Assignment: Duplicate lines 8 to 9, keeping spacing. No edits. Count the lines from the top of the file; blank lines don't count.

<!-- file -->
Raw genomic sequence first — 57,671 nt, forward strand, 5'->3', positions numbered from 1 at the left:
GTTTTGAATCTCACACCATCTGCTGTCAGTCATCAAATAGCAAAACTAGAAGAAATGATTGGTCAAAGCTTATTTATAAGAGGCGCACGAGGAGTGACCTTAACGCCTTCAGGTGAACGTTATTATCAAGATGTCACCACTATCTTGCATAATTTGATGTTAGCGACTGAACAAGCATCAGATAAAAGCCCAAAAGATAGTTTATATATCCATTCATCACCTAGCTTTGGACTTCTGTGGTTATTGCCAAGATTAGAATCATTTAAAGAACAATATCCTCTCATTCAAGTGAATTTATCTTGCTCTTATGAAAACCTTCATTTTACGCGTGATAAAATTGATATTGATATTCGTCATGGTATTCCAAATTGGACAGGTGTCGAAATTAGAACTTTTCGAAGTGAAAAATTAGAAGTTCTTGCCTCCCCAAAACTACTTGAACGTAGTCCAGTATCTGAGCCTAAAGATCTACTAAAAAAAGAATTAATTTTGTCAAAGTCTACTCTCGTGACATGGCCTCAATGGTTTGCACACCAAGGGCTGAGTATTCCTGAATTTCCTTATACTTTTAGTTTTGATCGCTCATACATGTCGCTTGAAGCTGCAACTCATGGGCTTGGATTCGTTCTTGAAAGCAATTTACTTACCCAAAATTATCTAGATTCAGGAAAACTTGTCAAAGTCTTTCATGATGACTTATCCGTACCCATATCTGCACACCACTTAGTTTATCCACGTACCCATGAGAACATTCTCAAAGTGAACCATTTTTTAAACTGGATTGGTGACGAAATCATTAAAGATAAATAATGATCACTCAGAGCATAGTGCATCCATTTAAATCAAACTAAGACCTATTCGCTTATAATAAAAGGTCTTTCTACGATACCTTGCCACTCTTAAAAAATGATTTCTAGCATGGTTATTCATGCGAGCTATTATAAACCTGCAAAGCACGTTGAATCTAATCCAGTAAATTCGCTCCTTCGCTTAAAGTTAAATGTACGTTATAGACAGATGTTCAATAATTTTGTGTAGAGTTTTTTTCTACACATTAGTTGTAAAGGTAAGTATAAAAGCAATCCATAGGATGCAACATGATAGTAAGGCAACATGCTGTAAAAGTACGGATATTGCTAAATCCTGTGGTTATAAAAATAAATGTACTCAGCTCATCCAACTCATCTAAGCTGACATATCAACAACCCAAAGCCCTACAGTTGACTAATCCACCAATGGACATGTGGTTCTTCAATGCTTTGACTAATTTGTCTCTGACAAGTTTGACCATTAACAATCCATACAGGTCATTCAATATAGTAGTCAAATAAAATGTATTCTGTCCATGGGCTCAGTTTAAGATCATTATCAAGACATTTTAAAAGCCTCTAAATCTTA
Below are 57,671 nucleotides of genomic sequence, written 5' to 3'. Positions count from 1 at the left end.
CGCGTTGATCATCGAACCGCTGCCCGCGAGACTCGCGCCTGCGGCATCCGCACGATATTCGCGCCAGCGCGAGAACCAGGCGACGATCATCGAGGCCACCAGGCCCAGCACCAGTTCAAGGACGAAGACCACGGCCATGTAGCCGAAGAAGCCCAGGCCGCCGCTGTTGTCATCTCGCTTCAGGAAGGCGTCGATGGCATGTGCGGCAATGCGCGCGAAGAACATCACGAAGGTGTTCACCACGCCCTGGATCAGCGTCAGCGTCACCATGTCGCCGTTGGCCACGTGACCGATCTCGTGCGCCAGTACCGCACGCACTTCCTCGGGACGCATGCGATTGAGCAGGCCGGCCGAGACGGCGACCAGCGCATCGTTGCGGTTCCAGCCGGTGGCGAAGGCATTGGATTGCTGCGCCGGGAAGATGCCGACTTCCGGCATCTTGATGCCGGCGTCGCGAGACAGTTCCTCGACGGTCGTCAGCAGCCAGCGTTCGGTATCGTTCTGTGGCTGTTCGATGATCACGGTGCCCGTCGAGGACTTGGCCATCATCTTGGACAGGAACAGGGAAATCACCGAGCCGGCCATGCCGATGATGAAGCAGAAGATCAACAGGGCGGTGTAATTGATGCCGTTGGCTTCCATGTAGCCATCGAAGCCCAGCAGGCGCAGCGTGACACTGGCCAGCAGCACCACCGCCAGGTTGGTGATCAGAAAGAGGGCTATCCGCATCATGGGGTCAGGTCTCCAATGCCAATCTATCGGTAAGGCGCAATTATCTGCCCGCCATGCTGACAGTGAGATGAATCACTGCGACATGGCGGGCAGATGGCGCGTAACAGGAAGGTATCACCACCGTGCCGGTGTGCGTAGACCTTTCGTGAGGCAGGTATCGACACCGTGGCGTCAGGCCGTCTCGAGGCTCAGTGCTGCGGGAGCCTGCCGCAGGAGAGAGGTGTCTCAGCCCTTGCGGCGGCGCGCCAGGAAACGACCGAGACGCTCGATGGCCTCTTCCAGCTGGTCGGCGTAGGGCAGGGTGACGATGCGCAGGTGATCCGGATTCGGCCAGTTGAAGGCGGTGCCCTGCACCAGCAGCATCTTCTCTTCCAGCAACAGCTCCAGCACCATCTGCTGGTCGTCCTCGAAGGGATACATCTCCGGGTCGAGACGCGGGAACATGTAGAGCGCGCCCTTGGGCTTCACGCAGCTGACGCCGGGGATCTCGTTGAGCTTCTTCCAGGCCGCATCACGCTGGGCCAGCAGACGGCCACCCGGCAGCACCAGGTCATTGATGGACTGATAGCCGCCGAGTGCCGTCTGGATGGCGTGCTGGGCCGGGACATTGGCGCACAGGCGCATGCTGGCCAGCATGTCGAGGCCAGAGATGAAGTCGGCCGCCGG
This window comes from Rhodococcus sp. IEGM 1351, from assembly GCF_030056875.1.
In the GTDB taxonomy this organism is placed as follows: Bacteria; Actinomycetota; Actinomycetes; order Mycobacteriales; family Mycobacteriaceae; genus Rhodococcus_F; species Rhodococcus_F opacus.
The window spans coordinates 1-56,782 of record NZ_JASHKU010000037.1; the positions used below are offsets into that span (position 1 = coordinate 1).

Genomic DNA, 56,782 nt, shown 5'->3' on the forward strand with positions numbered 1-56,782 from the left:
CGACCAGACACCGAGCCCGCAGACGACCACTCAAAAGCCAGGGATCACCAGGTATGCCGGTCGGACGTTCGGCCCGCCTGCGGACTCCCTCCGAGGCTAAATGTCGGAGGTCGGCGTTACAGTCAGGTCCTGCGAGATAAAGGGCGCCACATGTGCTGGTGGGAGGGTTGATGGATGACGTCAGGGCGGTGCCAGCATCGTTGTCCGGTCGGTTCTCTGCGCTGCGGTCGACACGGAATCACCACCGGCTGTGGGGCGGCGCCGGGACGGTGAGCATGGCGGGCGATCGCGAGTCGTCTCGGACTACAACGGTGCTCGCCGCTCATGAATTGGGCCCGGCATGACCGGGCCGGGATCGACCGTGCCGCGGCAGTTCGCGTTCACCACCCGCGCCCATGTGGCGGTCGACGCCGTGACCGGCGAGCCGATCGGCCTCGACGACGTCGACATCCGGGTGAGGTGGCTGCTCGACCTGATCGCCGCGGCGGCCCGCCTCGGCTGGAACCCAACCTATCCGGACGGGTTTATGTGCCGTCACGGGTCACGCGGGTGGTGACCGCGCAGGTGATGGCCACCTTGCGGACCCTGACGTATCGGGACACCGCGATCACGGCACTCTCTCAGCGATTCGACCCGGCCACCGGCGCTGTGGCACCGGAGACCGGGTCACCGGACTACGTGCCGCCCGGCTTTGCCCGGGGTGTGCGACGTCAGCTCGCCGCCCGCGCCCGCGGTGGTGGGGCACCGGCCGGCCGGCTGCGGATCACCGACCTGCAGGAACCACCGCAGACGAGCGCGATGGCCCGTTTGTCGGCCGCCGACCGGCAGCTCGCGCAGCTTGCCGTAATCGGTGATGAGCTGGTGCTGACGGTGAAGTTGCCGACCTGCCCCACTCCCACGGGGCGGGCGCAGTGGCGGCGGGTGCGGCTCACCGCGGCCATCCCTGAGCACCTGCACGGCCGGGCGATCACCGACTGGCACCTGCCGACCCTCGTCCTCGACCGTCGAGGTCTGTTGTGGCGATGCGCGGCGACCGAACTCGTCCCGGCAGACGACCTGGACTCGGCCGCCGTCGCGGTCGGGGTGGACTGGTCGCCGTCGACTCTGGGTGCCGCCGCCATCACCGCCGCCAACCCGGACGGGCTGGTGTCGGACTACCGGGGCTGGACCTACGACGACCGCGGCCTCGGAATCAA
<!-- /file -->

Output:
Genomic DNA, 56,782 nt, shown 5'->3' on the forward strand with positions numbered 1-56,782 from the left:
CGACCAGACACCGAGCCCGCAGACGACCACTCAAAAGCCAGGGATCACCAGGTATGCCGGTCGGACGTTCGGCCCGCCTGCGGACTCCCTCCGAGGCTAAATGTCGGAGGTCGGCGTTACAGTCAGGTCCTGCGAGATAAAGGGCGCCACATGTGCTGGTGGGAGGGTTGATGGATGACGTCAGGGCGGTGCCAGCATCGTTGTCCGGTCGGTTCTCTGCGCTGCGGTCGACACGGAATCACCACCGGCTGTGGGGCGGCGCCGGGACGGTGAGCATGGCGGGCGATCGCGAGTCGTCTCGGACTACAACGGTGCTCGCCGCTCATGAATTGGGCCCGGCATGACCGGGCCGGGATCGACCGTGCCGCGGCAGTTCGCGTTCACCACCCGCGCCCATGTGGCGGTCGACGCCGTGACCGGCGAGCCGATCGGCCTCGACGACGTCGACATCCGGGTGAGGTGGCTGCTCGACCTGATCGCCGCGGCGGCCCGCCTCGGCTGGAACCCAACCTATCCGGACGGGTTTATGTGCCGTCACGGGTCACGCGGGTGGTGACCGCGCAGGTGATGGCCACCTTGCGGACCCTGACGTATCGGGACACCGCGATCACGGCACTCTCTCAGCGATTCGACCCGGCCACCGGCGCTGTGGCACCGGAGACCGGGTCACCGGACTACGTGCCGCCCGGCTTTGCCCGGGGTGTGCGACGTCAGCTCGCCGCCCGCGCCCGCGGTGGTGGGGCACCGGCCGGCCGGCTGCGGATCACCGACCTGCAGGAACCACCGCAGACGAGCGCGATGGCCCGTTTGTCGGCCGCCGACCGGCAGCTCGCGCAGCTTGCCGTAATCGGTGATGAGCTGGTGCTGACGGTGAAGTTGCCGACCTGCCCCACTCCCACGGGGCGGGCGCAGTGGCGGCGGGTGCGGCTCACCGCGGCCATCCCTGAGCACCTGCACGGCCGGGCGATCACCGACTGGCACCTGCCGACCCTCGTCCTCGACCGTCGAGGTCTGTTGTGGCGATGCGCGGCGACCGAACTCGTCCCGGCAGACGACCTGGACTCGGCCGCCGTCGCGGTCGGGGTGGACTGGTCGCCGTCGACTCTGGGTGCCGCCGCCATCACCGCCGCCAACCCGGACGGGCTGGTGTCGGACTACCGGGGCTGGACCTACGACGACCGCGGCCTCGGAATCAA